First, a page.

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Twitter begins removing voter suppression memes

The Twitter Inc. logo is shown with the U.S. flag during the company's IPO on the floor of the New York Stock Exchange in New York, November 7, 2013. REUTERS/Lucas Jackson/File Photo

LOS ANGELES—Twitter has started to remove fake campaign ads that are meant to discourage supporters of Hillary Clinton from voting by removing individual tweets, and in at least one case banning an entire account. This comes after the company initially told a user that those fake ads were not violating its terms of service.

The fake ads in question, which were posted by a self-proclaimed white supremacist on Twitter, encouraged supporters of Hillary Clinton to "avoid the line" and cast their votes via text messaging instead. The ads were using visual language similar to official Clinton campaign material, and one specifically targeted Latino voters with Spanish messaging. Needless to say, there is no option to vote by text messaging in any state.

The fake ads were first spotted by Robert McNees, a theoretical physicist from Chicago, who alerted Twitter's support staff—only to be told that the messages in question didn't violate Twitter's terms of service.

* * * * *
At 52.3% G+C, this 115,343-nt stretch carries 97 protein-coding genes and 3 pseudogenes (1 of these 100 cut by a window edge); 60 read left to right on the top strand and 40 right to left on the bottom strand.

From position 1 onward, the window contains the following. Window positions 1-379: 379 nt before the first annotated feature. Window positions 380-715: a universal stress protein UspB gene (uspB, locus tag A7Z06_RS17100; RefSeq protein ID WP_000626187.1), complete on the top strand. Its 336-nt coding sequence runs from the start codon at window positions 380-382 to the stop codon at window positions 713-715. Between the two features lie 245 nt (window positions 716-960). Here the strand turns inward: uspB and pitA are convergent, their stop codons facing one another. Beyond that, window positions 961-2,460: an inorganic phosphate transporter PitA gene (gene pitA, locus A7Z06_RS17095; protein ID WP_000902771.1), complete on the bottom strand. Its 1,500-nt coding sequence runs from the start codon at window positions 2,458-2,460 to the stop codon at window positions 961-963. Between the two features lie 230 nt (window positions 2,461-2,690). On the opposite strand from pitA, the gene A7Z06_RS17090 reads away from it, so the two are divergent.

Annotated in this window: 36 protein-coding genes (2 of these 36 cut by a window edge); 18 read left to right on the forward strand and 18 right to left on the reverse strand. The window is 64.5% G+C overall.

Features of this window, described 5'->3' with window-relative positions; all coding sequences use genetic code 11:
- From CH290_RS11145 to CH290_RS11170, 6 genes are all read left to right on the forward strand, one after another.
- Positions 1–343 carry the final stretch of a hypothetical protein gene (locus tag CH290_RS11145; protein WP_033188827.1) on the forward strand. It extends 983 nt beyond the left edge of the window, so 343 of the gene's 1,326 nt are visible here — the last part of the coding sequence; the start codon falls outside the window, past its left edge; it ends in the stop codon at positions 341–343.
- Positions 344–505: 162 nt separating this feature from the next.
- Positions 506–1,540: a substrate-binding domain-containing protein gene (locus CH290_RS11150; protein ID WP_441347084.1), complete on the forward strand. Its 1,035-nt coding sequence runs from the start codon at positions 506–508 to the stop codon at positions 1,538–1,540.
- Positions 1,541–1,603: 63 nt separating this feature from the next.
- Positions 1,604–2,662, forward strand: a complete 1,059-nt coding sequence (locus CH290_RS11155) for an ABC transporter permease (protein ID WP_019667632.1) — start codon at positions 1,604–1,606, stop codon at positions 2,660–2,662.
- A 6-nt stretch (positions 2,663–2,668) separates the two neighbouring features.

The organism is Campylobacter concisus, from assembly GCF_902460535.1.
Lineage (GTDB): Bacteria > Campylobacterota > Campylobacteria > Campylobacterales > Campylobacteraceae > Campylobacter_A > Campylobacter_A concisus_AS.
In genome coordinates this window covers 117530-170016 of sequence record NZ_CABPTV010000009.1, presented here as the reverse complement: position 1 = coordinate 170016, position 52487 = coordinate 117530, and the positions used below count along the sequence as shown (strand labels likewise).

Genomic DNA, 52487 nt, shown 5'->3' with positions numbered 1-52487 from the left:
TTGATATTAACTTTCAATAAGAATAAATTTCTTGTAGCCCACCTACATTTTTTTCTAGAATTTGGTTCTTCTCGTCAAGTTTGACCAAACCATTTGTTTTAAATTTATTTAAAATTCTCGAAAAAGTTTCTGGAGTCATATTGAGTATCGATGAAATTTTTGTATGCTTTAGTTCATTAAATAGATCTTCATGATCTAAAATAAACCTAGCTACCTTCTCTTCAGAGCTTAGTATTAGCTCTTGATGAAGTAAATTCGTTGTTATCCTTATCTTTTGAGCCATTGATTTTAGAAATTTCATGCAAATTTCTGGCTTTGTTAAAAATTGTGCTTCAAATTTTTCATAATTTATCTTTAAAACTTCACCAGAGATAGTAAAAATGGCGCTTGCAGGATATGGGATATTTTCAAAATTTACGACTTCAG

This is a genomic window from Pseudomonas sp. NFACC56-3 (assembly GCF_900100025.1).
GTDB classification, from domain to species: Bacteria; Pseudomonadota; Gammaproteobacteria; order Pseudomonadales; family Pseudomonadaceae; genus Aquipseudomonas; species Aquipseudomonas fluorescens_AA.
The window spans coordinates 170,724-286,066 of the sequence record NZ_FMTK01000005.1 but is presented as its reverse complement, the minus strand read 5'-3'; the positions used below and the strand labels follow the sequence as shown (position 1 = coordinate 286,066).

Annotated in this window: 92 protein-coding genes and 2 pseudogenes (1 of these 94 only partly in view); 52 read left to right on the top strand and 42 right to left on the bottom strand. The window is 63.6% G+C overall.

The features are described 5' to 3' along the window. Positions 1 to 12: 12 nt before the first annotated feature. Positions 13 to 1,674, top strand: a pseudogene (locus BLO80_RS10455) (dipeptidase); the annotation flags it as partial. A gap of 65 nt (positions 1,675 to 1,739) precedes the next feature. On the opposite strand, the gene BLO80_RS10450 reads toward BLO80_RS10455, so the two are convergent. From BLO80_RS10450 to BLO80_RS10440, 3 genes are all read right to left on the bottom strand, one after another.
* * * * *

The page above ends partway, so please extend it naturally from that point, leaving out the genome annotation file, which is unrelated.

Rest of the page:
McNees took to Twitter to alert the public of the issue. Buzzfeed reported, and Twitter CEO Jack Dorsey personally responded, saying that he was "not sure how this slipped past us." Twitter has since removed the ads themselves, and banned the user who posted them in the first place.

Twitter has frequently struggled with content moderation issues, with many users alleging that the service doesn't do enough to combat abuse. Earlier this year, "Ghostbusters" star Leslie Jones briefly abandoned the service after being the target of a racist hate campaign.

Dorsey personally intervened in that case as well, and the company banned right-wing troublemaker Milo Yiannopoulos from the service as a result. At the time, Dorsey acknowledged that Twitter hadn't done enough to curb abuse, saying: "We need to do better."

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